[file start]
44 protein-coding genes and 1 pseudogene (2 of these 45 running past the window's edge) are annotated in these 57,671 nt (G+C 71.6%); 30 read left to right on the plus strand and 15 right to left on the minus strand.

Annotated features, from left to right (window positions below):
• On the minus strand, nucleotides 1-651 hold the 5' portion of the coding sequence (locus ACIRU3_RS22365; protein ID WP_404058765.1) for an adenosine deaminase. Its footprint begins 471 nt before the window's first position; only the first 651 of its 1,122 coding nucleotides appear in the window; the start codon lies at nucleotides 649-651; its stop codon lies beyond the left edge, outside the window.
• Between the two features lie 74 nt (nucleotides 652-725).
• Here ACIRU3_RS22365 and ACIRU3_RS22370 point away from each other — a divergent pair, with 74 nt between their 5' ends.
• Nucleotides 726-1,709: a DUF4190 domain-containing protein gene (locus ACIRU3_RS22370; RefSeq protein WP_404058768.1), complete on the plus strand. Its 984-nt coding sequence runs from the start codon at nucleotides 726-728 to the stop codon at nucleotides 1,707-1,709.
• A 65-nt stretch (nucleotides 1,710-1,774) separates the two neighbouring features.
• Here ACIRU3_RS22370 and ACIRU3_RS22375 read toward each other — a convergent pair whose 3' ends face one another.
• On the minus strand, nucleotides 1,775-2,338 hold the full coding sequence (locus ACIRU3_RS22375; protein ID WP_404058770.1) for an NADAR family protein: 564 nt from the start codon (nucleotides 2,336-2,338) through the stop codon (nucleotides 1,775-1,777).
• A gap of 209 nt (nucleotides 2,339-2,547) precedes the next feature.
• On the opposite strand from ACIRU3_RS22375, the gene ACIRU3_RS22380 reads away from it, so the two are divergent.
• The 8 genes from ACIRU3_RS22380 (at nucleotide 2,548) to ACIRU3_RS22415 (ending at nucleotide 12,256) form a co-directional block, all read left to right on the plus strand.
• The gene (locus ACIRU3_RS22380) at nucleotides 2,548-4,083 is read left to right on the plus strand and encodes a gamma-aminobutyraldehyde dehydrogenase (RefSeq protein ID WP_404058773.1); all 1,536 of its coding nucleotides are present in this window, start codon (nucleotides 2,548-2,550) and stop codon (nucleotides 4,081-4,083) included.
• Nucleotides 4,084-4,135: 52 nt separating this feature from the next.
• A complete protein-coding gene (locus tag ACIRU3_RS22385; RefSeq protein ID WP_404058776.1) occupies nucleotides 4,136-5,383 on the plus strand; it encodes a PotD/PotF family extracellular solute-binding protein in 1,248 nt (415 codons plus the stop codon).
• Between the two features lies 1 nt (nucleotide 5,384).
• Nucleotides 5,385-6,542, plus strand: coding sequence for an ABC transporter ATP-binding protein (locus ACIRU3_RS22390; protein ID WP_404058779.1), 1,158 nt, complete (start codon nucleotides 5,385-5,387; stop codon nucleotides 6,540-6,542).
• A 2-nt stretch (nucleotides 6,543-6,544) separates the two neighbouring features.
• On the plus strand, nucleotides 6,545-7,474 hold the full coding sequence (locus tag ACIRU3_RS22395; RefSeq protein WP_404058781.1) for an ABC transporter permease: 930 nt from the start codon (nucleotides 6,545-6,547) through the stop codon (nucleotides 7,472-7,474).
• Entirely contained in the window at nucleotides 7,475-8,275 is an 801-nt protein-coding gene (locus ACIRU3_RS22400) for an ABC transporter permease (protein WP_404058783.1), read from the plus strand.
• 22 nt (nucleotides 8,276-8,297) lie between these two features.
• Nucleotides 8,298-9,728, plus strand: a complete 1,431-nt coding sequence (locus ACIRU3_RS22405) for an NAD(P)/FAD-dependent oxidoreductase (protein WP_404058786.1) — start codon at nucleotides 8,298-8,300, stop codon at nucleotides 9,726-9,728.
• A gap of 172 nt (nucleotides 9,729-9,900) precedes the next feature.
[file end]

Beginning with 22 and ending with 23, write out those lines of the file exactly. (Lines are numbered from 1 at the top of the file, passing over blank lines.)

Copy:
• Nucleotides 8,298-9,728, plus strand: a complete 1,431-nt coding sequence (locus ACIRU3_RS22405) for an NAD(P)/FAD-dependent oxidoreductase (protein WP_404058786.1) — start codon at nucleotides 8,298-8,300, stop codon at nucleotides 9,726-9,728.
• A gap of 172 nt (nucleotides 9,729-9,900) precedes the next feature.